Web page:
1-1/2 turns out
13 clicks out
10 clicks out
The high-speed compression adjuster is sensitive, so make small (1/8 turn) changes. It’s also a very important adjustment for keeping that rear wheel settled and for controlling wheelspin on hard, choppy terrain.
Q: WHAT DID WE HATE?
A: The hate list:
(1) Front tire.
If the Dunlop 742FAL were our next door neighbor, we’d move. We don’t get along.
(2) Decibel level. There are two reasons why we don’t think the YZ125 should be shushed any further. First, two-stroke noise doesn’t reverberate through the countryside half as far as a four-stroke sound does. Four-strokes can always be heard from farther away. Second, the world needs more “braap,” not less.
We aren’t really huge fans of the latest YZ250F “arrow” fenders and shrouds, which look like tools out of a Swiss Army knife, but at least they look modern. We could go for some bold new plastics on our two-smokers.
Q: WHAT DID WE LIKE?
A: The like list:
The YZ250F costs $7150, while the 2011 YZ125 is only $6250. You save $900 and lots more when you start to buy parts. The 125 needs fewer parts, and the ones it does need are cheaper.
(2) Hero status.
The YZ125 is the only full-size motocross bike sold that will make you a hero with just a bit of soft dirt. You will pin it way longer, go into turns way deeper, throw the bike around more and smile bigger than on anything else.
You don’t have to be a kid graduating from minicycles or a newbie to appreciate the 18-pound weight savings over a 250F. Not only that, but the YZ125 starts easier and feels like a feather on the track. For some, this aspect could mean the difference between being able to pick it up, start it and keep going late in a moto. Did we mention the thing practically floats onto the bike stand and into the truck?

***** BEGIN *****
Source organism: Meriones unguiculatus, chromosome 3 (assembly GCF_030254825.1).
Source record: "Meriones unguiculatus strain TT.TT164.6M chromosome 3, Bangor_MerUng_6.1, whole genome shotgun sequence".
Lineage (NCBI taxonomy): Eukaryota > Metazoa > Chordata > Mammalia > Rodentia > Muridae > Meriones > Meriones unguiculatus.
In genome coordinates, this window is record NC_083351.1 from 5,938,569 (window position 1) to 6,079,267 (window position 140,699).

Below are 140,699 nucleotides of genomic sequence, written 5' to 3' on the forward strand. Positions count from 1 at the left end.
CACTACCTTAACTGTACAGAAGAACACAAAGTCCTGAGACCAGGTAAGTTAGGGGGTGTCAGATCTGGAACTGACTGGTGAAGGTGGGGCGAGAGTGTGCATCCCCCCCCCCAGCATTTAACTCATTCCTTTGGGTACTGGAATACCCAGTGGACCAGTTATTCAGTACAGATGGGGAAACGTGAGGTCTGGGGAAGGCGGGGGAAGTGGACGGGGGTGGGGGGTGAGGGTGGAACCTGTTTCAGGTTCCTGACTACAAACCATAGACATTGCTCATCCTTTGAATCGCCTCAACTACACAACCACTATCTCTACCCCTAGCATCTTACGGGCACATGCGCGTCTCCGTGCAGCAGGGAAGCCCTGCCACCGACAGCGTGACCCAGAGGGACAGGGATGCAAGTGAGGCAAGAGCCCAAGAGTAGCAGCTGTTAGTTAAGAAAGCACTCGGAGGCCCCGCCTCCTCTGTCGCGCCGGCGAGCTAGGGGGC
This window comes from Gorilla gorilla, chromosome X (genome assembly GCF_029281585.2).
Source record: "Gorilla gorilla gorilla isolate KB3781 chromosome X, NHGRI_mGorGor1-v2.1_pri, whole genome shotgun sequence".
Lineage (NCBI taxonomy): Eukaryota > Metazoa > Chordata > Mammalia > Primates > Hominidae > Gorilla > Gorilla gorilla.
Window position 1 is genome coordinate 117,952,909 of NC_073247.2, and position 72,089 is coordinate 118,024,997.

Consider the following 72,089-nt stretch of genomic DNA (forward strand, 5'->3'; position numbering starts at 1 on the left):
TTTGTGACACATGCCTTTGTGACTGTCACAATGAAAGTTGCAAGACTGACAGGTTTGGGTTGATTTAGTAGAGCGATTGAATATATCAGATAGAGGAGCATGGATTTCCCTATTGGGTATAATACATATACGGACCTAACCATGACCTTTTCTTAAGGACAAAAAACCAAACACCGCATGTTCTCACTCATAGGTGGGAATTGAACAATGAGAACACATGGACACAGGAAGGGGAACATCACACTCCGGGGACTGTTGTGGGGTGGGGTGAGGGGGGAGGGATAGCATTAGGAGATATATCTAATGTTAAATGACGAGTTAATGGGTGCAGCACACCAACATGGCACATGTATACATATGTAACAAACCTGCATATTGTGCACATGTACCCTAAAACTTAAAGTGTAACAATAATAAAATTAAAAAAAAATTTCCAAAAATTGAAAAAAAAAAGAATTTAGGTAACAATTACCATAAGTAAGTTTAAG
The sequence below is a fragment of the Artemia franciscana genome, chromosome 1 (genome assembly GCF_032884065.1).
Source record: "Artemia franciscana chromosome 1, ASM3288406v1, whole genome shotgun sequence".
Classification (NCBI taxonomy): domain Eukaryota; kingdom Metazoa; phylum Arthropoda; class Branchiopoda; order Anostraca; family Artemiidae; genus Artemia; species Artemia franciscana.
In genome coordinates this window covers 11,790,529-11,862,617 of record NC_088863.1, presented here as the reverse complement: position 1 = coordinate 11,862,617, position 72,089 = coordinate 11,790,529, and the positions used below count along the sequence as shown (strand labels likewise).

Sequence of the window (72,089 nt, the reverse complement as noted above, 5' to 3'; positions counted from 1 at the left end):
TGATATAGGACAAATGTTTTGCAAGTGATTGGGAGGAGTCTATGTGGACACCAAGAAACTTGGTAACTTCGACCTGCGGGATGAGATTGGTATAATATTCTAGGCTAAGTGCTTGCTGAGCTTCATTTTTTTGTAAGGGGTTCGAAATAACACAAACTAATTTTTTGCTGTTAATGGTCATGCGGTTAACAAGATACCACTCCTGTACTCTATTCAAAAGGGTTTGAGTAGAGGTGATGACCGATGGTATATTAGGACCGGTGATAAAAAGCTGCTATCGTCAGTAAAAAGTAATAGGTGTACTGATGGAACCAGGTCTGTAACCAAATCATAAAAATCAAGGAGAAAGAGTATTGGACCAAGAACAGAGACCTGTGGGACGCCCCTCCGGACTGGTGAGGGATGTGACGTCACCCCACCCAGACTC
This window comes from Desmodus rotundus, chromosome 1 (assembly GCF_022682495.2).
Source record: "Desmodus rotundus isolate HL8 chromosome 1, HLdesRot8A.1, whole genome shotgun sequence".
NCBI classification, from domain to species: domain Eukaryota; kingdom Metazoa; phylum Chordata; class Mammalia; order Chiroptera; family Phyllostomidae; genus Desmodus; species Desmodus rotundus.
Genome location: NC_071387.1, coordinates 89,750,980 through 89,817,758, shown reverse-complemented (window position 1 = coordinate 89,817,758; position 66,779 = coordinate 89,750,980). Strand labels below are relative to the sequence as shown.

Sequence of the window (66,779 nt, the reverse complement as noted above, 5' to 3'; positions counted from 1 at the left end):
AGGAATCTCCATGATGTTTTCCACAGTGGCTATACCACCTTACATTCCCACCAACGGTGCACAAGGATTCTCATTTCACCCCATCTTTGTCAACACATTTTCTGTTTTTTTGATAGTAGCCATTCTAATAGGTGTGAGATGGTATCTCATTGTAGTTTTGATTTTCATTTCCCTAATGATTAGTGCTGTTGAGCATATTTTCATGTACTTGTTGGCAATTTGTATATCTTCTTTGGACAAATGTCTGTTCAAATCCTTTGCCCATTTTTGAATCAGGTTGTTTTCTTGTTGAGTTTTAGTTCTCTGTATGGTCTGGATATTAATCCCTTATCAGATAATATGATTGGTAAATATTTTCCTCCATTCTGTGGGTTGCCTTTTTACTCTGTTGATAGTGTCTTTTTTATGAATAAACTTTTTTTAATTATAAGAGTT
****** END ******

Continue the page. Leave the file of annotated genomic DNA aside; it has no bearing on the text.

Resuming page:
Good vibrations: If you’ve been on the cam awhile, it’s great to get back on a two-stroke.
Q: WHAT DO WE REALLY THINK?
A: First and foremost, MXA is a race magazine, and the hard truth is that after years of four-stroke development and AMA political maneuvering, the old 125’s power output isn’t close to being competitive with any Big Five 250F. In a class where horsepower is of chief importance, the 125 is at too big of a cubic centimeter disadvantage.
We are just the messengers of this bad news...and have been asking Yamaha to up the displacement to 150cc for the last four years. A YZ150 would join forces with the KTM 150SX, Husqvarna CR150 and TM MX150 to produce a whole new class of machinery.
That being said, the YZ125 has a whole lot going for it—it’s inexpensive, lightweight, well refined and well put together. The full “like” list is a mile long. In a sport where most pundits agree that victory is 90 percent rider and only 10 percent equipment, you really have to take a good, hard look at the amazing YZ125 when it comes time for a new bike for Junior or for maximum play riding fun.
Yamaha Motorcycle tests